“The Ingenuity team has done everything to test the helicopter on Earth, and we are looking forward to flying our experiment in the real environment at Mars,” said MiMi Aung, Ingenuity’s project manager at JPL. “We’ll be learning all along the way, and it will be the ultimate reward for our team to be able to add another dimension to the way we explore other worlds in the future.”
Sample Return Mission
The ultimate dream for those interested in space science is finding life on another planet. That starts with sample return missions. Perseverance is that first step.
Three launches will be necessary to accomplish landing, collecting, storing and finding samples and delivering them to Earth.
Once soil samples are collected by the rover, it will deposit samples in tubes at select locations, called depots, which will be collected at a later date by the European Space Agency’s Earth Return Orbiter.
“The lander goes, lands near one of these depots, and collects the samples which have been placed on the surface,” explained Dave Spencer, the Mars Sample Return Campaign Mission Manager at JPL, in an interview. “The lander has a European rover onboard, called the sample fetch rover. This rover will be placed on the surface we’ll go out and grab the samples from this depot, bring it back to the lander and put them in an orbiting sample container, which is basically a soccer ball sized container, then put into the Mars Ascent Vehicle on the lander, that can launch it up into Mars orbit.”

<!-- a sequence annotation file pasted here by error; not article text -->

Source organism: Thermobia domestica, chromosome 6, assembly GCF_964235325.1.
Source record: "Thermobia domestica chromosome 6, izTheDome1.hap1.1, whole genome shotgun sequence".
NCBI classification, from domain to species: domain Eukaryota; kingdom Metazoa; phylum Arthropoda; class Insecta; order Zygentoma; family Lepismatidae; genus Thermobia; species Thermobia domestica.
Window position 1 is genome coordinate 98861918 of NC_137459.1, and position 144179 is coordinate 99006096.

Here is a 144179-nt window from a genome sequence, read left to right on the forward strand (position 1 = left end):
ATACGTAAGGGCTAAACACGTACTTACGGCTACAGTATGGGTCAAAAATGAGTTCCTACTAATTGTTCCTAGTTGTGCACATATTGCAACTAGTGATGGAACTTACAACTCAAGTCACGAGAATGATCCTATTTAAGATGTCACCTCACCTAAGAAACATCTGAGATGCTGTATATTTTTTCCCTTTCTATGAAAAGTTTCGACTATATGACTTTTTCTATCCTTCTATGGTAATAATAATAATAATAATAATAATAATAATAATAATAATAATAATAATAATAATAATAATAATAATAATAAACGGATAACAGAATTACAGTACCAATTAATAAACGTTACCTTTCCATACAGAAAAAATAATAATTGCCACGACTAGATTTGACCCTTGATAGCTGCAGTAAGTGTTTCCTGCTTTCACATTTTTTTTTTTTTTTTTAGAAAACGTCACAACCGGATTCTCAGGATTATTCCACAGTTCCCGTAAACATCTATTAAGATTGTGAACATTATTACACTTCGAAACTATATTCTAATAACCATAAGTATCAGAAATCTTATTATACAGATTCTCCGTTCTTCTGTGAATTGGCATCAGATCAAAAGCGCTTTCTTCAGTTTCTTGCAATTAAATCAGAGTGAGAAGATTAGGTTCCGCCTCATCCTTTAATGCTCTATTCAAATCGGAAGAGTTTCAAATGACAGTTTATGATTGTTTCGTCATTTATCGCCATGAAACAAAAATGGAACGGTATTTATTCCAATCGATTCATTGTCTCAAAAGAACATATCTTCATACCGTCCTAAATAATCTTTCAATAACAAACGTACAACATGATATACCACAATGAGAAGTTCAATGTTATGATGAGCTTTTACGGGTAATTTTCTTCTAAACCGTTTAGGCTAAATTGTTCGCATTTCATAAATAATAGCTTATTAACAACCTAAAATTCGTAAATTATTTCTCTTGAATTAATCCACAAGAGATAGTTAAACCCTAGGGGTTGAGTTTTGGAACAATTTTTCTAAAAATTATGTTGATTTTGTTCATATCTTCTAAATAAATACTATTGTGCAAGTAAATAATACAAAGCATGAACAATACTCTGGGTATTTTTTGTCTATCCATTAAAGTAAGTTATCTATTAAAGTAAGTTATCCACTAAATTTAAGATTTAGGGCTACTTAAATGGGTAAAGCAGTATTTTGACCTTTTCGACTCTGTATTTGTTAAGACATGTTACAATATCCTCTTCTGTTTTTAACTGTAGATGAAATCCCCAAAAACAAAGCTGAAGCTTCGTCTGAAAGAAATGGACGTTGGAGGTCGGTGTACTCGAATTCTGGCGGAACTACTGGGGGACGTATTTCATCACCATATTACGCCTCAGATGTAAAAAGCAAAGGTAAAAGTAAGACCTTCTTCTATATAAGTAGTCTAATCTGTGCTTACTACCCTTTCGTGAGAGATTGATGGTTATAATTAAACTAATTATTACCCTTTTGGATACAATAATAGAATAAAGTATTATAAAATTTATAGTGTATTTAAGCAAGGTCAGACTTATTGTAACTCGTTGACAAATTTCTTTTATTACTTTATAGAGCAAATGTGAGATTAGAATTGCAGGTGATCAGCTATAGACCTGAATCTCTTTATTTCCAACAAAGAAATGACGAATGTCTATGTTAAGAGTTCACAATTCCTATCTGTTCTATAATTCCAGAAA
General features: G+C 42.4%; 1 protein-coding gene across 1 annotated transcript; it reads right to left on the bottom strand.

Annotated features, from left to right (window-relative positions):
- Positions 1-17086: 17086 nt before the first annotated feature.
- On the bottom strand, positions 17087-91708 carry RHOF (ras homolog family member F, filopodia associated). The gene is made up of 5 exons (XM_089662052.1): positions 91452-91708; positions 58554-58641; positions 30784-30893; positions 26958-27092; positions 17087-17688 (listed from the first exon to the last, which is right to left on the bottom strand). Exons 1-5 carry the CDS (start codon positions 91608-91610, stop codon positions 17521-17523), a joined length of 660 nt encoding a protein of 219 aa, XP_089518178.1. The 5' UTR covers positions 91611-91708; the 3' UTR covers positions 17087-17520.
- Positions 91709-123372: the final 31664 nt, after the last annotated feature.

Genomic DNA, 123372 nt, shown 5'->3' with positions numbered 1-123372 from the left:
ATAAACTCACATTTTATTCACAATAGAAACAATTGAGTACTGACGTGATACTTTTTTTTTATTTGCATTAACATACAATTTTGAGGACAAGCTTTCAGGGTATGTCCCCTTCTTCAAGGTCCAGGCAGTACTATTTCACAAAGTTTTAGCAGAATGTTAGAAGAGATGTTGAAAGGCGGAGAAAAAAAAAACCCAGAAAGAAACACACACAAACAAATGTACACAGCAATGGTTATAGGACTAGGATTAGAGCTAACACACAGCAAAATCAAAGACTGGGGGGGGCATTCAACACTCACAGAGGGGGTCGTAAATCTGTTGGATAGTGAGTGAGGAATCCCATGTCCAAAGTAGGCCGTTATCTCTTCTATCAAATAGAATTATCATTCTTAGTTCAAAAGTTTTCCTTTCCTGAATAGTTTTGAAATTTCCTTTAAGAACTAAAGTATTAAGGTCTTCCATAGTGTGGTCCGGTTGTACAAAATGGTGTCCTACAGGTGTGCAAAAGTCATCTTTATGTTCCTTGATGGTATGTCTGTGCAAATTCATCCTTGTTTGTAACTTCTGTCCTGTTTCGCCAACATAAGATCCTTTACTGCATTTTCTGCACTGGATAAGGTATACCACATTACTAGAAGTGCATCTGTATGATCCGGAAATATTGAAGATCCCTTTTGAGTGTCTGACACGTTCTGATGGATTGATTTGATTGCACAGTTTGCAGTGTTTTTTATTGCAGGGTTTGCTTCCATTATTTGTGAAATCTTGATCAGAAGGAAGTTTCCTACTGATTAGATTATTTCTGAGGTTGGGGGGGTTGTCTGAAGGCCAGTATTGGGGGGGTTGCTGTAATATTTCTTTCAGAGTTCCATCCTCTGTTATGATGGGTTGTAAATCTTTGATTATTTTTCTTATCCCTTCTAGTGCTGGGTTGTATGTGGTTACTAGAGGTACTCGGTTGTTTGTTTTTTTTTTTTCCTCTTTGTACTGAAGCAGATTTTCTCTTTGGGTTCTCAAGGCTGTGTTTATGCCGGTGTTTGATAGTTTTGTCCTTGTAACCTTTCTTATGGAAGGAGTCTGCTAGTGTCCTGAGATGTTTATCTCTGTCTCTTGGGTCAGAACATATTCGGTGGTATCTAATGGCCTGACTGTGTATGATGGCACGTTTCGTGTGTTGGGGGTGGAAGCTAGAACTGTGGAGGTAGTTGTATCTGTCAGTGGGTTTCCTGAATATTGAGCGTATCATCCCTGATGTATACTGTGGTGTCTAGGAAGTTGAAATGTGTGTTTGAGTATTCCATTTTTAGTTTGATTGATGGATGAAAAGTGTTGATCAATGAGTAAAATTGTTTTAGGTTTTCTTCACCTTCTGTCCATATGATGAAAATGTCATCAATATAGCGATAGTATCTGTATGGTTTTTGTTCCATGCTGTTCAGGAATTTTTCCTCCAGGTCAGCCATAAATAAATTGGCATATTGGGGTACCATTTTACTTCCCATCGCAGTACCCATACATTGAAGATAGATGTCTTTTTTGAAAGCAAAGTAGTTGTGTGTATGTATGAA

As currently envisioned, the lander that will gather the samples launches in 2026 and arrives at Mars in 2028, touching down close to the Mars 2020 rover near Jezero Crater. It deposits the fetch rover to pick up the stashed samples and transfer them to the rocket. Another option is for the Mars 2020 rover to retain some of its collected samples onboard and deliver those samples directly to the rocket. The rocket would then become the first ever to launch off another planet, transporting the sample return container into orbit around Mars.
“We also designed it so that the Mars 2020 rover, assuming it’s still alive, if it’s still got more samples onboard, it can come up and provide samples to be loaded into the orbiting sample container as well,” said Spencer. “So we can receive samples from either the fetch rover or the 2020 rover.”
That’s where a separate orbiting spacecraft, provided by ESA and also launched from Earth in 2026, would rendezvous with the sample return container and ferry it back to Earth.